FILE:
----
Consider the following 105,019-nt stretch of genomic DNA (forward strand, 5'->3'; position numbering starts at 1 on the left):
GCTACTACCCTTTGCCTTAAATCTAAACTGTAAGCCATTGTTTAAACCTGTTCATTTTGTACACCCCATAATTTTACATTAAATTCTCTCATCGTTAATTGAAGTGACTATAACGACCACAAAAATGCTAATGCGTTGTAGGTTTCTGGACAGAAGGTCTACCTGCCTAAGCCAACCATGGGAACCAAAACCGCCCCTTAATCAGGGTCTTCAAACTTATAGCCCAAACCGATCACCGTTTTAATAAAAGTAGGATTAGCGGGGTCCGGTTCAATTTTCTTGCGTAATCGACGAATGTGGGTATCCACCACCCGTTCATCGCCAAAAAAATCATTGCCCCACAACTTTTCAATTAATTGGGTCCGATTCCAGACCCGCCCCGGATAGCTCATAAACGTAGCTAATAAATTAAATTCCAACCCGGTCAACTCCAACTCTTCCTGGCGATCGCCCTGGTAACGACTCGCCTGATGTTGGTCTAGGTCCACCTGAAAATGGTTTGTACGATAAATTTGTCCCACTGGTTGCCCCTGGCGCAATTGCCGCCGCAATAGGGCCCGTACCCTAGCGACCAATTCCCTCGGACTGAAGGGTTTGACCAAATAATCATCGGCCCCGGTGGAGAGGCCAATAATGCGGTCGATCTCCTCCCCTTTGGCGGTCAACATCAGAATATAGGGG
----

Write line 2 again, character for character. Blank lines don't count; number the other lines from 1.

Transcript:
GCTACTACCCTTTGCCTTAAATCTAAACTGTAAGCCATTGTTTAAACCTGTTCATTTTGTACACCCCATAATTTTACATTAAATTCTCTCATCGTTAATTGAAGTGACTATAACGACCACAAAAATGCTAATGCGTTGTAGGTTTCTGGACAGAAGGTCTACCTGCCTAAGCCAACCATGGGAACCAAAACCGCCCCTTAATCAGGGTCTTCAAACTTATAGCCCAAACCGATCACCGTTTTAATAAAAGTAGGATTAGCGGGGTCCGGTTCAATTTTCTTGCGTAATCGACGAATGTGGGTATCCACCACCCGTTCATCGCCAAAAAAATCATTGCCCCACAACTTTTCAATTAATTGGGTCCGATTCCAGACCCGCCCCGGATAGCTCATAAACGTAGCTAATAAATTAAATTCCAACCCGGTCAACTCCAACTCTTCCTGGCGATCGCCCTGGTAACGACTCGCCTGATGTTGGTCTAGGTCCACCTGAAAATGGTTTGTACGATAAATTTGTCCCACTGGTTGCCCCTGGCGCAATTGCCGCCGCAATAGGGCCCGTACCCTAGCGACCAATTCCCTCGGACTGAAGGGTTTGACCAAATAATCATCGGCCCCGGTGGAGAGGCCAATAATGCGGTCGATCTCCTCCCCTTTGGCGGTCAACATCAGAATATAGGGG